Peacebuilding In A War Without End
As the global ‘war on terror’ continues to unfold, a new enemy ‘even more extreme’ than Al-Qaida has breathed new life into a legal, political and military campaign that many people thought, or hoped, would be temporary or exceptional. Instead, the ‘age of permanent war’ envisaged by some of its principal architects is back with a vengeance. As the bombs fall on Islamic State in Iraq and Syria, a swathe of new individuals and groups are designated by the UN Security Council as ‘associated with’ Al- Qaida, and counterterrorism statutes across the world are transformed to prevent ‘foreign fighters’ joining ISIS and to counter radicalisation, recruitment and extremism domestically.
For those interested in peace and the non-violent resolution of conflict the prognosis is not good. Not just because the war on terror keeps producing enemies with whom, it is said, there is no negotiating, but because the legal and political framework it has engendered has transformed the way in which political violence and armed conflict is understood and managed.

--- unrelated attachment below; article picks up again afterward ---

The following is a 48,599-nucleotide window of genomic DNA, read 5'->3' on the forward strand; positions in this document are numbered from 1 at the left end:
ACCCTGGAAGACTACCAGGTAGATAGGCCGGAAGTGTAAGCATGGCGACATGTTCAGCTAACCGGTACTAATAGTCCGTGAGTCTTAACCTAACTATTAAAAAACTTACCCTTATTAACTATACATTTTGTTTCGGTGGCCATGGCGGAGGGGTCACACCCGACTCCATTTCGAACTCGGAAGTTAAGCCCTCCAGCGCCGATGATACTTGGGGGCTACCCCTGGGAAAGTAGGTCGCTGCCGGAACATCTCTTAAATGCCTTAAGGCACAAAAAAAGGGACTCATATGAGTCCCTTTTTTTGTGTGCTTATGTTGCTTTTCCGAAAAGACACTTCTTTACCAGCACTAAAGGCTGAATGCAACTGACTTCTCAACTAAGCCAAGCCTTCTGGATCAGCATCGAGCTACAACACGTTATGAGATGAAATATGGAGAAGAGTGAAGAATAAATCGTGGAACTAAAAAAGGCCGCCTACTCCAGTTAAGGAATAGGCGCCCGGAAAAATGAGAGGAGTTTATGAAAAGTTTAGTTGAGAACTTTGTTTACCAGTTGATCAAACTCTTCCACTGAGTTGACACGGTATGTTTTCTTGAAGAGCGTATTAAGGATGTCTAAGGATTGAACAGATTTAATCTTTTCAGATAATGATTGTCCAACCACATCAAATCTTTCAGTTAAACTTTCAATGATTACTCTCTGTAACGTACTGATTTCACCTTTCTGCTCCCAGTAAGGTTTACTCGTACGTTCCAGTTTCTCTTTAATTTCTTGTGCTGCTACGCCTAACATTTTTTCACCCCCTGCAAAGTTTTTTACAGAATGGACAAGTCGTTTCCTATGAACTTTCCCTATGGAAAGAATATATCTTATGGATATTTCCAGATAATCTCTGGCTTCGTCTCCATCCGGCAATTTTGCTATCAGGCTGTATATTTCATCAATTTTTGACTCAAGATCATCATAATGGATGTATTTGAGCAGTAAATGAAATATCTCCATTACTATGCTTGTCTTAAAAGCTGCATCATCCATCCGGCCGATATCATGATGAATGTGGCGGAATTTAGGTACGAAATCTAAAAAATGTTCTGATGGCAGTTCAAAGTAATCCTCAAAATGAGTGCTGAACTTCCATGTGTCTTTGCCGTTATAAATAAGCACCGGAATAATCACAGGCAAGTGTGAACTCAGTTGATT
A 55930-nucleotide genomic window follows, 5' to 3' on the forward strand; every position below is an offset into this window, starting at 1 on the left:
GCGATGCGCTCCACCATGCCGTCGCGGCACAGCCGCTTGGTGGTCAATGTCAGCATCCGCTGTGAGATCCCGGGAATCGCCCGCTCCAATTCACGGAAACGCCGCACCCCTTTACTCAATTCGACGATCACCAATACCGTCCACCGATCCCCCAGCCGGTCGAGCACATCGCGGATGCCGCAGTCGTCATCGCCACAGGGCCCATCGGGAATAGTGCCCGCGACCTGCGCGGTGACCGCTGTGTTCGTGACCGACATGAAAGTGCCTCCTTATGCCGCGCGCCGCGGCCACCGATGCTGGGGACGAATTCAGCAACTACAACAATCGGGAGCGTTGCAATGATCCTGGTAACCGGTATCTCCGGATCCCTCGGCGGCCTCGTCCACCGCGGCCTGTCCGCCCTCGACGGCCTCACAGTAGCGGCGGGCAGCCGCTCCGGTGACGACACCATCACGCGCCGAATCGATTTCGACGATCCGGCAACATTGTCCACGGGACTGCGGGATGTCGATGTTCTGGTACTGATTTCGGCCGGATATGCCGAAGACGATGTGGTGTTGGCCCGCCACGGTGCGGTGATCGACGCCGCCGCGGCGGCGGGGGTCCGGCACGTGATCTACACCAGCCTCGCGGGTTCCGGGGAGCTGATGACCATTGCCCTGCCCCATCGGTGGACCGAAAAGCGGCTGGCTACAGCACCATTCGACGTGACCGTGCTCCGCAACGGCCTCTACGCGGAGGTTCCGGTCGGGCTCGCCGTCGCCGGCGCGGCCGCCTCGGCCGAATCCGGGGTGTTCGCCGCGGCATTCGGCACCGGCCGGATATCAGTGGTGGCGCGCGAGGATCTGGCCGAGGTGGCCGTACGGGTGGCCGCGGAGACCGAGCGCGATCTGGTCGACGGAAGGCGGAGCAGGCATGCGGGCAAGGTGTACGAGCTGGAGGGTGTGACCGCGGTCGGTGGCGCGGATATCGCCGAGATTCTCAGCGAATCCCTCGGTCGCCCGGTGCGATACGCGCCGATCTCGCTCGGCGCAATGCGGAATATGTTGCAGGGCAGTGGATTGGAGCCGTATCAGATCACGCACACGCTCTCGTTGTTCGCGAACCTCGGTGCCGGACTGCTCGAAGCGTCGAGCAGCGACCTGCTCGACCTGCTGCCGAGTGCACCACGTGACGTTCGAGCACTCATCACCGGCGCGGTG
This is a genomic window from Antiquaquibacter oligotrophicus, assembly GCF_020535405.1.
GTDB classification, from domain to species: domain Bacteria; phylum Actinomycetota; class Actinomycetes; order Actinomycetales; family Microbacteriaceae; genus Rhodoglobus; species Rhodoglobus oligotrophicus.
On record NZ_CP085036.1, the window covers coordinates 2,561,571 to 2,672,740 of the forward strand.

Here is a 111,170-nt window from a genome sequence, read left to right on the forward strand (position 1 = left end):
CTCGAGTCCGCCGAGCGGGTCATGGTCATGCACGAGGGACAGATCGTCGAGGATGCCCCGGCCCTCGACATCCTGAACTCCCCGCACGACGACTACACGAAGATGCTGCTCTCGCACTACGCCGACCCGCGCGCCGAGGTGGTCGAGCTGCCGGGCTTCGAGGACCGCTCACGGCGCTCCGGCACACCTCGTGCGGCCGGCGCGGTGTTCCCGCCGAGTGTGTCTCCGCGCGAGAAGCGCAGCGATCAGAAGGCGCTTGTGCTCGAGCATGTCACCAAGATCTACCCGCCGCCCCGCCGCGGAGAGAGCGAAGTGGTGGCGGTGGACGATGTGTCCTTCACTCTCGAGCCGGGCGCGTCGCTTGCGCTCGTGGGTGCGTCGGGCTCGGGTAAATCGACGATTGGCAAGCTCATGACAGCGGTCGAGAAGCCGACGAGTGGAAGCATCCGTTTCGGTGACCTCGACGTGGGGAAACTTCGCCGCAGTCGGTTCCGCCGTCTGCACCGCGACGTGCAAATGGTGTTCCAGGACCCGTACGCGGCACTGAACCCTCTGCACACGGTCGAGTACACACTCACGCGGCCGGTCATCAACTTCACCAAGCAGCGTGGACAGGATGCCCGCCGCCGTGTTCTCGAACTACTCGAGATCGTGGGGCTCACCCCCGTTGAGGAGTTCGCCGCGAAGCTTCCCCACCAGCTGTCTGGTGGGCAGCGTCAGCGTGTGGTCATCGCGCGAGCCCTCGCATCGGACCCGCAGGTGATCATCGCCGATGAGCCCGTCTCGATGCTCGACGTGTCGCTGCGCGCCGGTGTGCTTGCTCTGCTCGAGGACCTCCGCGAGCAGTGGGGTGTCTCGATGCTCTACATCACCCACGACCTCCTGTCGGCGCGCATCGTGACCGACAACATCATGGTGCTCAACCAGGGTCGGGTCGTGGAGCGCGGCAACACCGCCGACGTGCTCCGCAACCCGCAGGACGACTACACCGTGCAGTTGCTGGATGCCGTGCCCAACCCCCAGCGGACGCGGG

At the heart of this transformation is the freedom for governments to apply the terrorist label to groups and individuals on the basis of very broad definitions of what ‘terrorism’ entails, or in the absence of any meaningful criteria at all – leading to a glut of terrorist designations. Longstanding armed conflicts between states and non-state actors have been recast into domestic wars on terror, undermining principles of international law that govern the legitimate use of violence. Meanwhile, counterterrorism has been used by repressive governments to systemise state violence, and as a pretext to repress opposition of every political stripe: from social and religious, to protest and separatist. The research that follows explores the impact of terrorist proscription and counterterrorism laws on peacebuilders and peacebuilding more generally.